KHULNA, Bangladesh Nov 23 Marlon Samuels rode his luck to score his maiden double century as West Indies seized control of the second test against Bangladesh in Khulna on Friday.
Shivnarine Chanderpaul was unbeaten on 109 as the visitors reached 564 for four wickets at the close of the third day, a lead of 177 runs.
Samuels, who resumed on 109, was the last man out in the final session and added 326 runs for the third wicket with Darren Bravo (127).
The stand between Samuels and Bravo was the highest for West Indies for any wicket against Bangladesh, surpassing Chanderpaul and Denesh Ramdin's unbroken 296 in the previous test in Dhaka.
Bravo, who was unbeaten on 85 overnight, also completed his century, his fourth in tests, before off-spinner Sohag Gazi trapped him lbw.
Samuels made Bangladesh pay heavily after Naeem Islam dropped the right-handed batsman on 117 off Abul Hasan at slip.
Left-arm spinner Shakib Al Hasan beat Samuels on 167 for the ball to hit the stumps but to Bangladesh's dismay the bails remained unmoved.
Paceman Rubel Hossain had a strong lbw appeal turned down against Samuels, on 191, on the first ball after the tea break and was again unlucky when Samuels edged him in his next over between the first slip fielder Shahriar Nafees and wicketkeeper Mushfiqur Rahim for a boundary.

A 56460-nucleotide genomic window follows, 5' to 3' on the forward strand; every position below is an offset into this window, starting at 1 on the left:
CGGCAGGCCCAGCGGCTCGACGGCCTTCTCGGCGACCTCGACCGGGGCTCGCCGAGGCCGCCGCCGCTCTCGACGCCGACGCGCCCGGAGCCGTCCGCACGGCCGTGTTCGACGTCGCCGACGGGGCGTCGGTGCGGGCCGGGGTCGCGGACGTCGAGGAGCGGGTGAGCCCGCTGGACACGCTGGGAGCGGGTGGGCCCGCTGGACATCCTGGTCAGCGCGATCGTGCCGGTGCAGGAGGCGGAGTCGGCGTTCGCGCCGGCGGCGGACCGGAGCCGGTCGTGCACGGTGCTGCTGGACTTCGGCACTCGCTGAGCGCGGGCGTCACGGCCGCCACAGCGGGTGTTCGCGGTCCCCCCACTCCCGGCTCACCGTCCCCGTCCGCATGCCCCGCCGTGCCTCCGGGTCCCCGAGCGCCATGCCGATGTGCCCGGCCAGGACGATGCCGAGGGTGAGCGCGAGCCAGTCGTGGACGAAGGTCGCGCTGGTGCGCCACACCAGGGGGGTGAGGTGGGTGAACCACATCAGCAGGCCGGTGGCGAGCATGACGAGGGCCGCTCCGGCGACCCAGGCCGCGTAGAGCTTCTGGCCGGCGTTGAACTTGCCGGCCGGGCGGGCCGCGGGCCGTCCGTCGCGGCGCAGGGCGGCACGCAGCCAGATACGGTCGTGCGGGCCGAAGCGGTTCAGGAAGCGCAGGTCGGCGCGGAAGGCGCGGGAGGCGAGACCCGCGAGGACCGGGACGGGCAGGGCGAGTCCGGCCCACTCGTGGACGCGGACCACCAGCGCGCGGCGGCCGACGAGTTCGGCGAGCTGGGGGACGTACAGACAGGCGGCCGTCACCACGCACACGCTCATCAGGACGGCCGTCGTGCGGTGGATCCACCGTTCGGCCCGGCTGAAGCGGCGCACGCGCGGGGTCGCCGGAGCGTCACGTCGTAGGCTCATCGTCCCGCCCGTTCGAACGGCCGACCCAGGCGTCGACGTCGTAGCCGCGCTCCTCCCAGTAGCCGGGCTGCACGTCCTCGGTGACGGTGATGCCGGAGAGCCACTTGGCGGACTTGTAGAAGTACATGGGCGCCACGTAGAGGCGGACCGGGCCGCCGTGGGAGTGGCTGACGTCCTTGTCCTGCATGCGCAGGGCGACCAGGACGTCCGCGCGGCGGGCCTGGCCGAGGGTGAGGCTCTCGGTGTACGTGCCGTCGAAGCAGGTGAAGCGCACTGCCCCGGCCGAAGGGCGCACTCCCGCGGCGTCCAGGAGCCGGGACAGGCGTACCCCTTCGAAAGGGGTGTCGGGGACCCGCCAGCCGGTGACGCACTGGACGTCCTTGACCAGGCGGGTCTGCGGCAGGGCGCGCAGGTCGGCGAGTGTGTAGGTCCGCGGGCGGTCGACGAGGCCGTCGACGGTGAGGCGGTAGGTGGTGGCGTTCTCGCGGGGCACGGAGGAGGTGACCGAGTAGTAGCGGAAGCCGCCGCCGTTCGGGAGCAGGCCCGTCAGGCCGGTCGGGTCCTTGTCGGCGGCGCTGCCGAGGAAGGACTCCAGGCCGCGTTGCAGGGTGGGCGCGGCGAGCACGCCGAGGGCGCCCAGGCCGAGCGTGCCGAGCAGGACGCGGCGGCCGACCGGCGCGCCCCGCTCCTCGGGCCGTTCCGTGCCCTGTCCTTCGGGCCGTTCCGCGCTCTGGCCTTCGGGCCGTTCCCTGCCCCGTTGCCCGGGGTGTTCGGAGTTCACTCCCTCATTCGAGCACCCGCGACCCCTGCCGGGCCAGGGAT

Samuels, who hit 31 fours and three sixes, flicked Rubel away for a single to complete his double century and looked well set for a triple before a tired-looking shot off the same bowler ended his knock with substitute fielder Elias Sunny completing the catch at point.
Wicketkeeper Ramdin (four not out) was at the crease for West Indies with Chanderpaul, who compiled his second century in the series having notched up a career best unbeaten 203 in the first test.
West Indies won the first test int he two-match series by 77 runs. (Editing by Sudipto Ganguly)
Trending On Reuters
Prime Minister Narendra Modi met with the Hindu nationalist group Rashtriya Swayamsevak Sangh (RSS) on Friday to discuss his government, in a move that highlighted the organisation's influence but drew criticism from the opposition. Full Article